Understanding the Reasons for Teeth Removal in Orthodontics

Why tooth extractions? Orthodontists recommend tooth extractions for various reasons, primarily related to achieving proper alignment and function of the teeth and jaws. Here are some of the main reasons why tooth removal may be necessary in orthodontics:

Inadequate Space in the Arch

Tooth extraction for braces is often necessary when there isn’t enough space in the arch. This lack of space can cause teeth to crowd or overlap, as the arch is too small to accommodate all the teeth properly. To align your teeth, an orthodontist may need to create space by removing certain teeth, allowing the remaining teeth to be positioned correctly.

When there is less space required to position the teeth than what is available, it may be necessary to either enlarge the arches or reduce the number or size of the teeth. Mild to moderate crowding can sometimes be managed by expanding the arches, but this expansion may be limited by the bone structure, facial aesthetics, or the supporting gum tissues. In cases of moderate to severe crowding, extracting permanent teeth might be necessary to create sufficient space.

Overcrowding
Protrusion

Protrusion

Another reason for tooth removal is protrusion. Extracting some side teeth can provide the space needed for the orthodontist to move the protruding teeth backward, thereby improving the facial profile and dental function. This approach is particularly beneficial for patients with a dental arch that is too large for their facial structure (Graber et al., 2011).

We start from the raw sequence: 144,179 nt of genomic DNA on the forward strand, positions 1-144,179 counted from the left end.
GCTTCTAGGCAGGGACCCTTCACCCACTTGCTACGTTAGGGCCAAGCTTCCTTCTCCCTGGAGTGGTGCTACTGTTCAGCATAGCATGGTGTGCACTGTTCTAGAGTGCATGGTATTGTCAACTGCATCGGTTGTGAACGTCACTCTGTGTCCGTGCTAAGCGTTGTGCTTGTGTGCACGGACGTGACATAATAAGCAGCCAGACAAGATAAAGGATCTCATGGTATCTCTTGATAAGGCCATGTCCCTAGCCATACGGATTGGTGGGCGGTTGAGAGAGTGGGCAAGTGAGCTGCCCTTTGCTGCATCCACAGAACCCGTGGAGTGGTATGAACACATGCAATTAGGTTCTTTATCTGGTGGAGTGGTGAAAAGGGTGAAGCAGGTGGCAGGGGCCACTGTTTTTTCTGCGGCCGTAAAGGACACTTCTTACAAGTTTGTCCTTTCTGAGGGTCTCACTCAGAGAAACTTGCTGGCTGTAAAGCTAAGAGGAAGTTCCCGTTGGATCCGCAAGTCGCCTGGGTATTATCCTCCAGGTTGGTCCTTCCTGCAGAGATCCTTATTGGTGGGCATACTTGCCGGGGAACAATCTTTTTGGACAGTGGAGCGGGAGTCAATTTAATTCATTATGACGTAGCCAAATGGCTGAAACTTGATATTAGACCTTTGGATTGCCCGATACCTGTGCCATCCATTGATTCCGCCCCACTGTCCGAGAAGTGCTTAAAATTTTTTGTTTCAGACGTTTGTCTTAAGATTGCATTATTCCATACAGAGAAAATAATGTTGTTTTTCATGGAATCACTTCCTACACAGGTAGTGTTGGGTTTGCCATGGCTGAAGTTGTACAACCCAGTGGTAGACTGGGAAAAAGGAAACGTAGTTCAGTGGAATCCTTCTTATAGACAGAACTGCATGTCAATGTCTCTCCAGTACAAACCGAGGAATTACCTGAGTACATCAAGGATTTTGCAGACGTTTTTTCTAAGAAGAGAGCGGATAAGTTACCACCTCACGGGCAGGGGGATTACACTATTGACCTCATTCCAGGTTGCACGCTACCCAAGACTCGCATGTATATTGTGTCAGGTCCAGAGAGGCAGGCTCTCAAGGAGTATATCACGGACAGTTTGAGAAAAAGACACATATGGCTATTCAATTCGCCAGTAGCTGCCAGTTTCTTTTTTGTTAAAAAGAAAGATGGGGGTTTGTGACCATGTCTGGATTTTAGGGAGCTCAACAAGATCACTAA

Achieving Symmetry

Tooth extraction may be necessary to achieve a harmonious and symmetrical dental arch. For instance, if a tooth is congenitally missing or has been lost due to trauma or decay, extracting a corresponding tooth on the opposite side can help maintain symmetry. This ensures that the bite remains balanced and the smile appears even and natural. Strategic extractions are often employed to enhance the overall outcome of orthodontic treatment (Bishara, 2001).

Managing Impacted Teeth

Impacted teeth, especially wisdom teeth, are those that fail to erupt properly due to being blocked by other teeth or a lack of space. Impacted teeth can cause pain, infection, and damage to adjacent teeth. Removing these teeth can prevent these issues and facilitate effective orthodontic treatment. A comprehensive review in the American Journal of Orthodontics and Dentofacial Orthopedics highlights the importance of timely removal of impacted teeth to ensure successful orthodontic outcomes (Daskalogiannakis, 2000).

Impacted tooth
Missing tooth

Correcting Bite Issues

Malocclusions, or improper bites, include conditions such as overbites, underbites, crossbites, and open bites. These issues can cause problems with chewing, speaking, and maintaining oral hygiene. In some cases, removing specific teeth can help in repositioning the jaws and teeth to correct the bite. For example, in patients with a severe overbite, extracting teeth from the upper arch can allow the orthodontist to retract the front teeth, resulting in a more balanced and functional bite (Nanda, 2016).

Conclusion

Tooth extraction in orthodontics is a well-established and often necessary procedure to create a healthy, functional, and aesthetically pleasing dental arrangement. Whether addressing crowding, correcting bite issues, or managing impacted teeth, the reasons for teeth removal are varied and patient-specific. Understanding these reasons helps patients appreciate the benefits and necessity of this procedure in order for our dentist at Smile Craft Dental Clinic Puchong to be able to help you in achieving the best possible orthodontic outcomes.

References

  1. Nanda, R. (2016). Esthetics and Biomechanics in Orthodontics. Elsevier Health Sciences.
  2. Daskalogiannakis, J. (2000). “Impacted Teeth and Their Influence on Orthodontics.” American Journal of Orthodontics and Dentofacial Orthopedics, 118(4), 483-487.
  3. Graber, L. W., Vanarsdall, R. L., & Vig, K. W. L. (2011). Orthodontics: Current Principles and Techniques. Elsevier Health Sciences.
  4. Bishara, S. E. (2001). Textbook of Orthodontics. W.B. Saunders Company.

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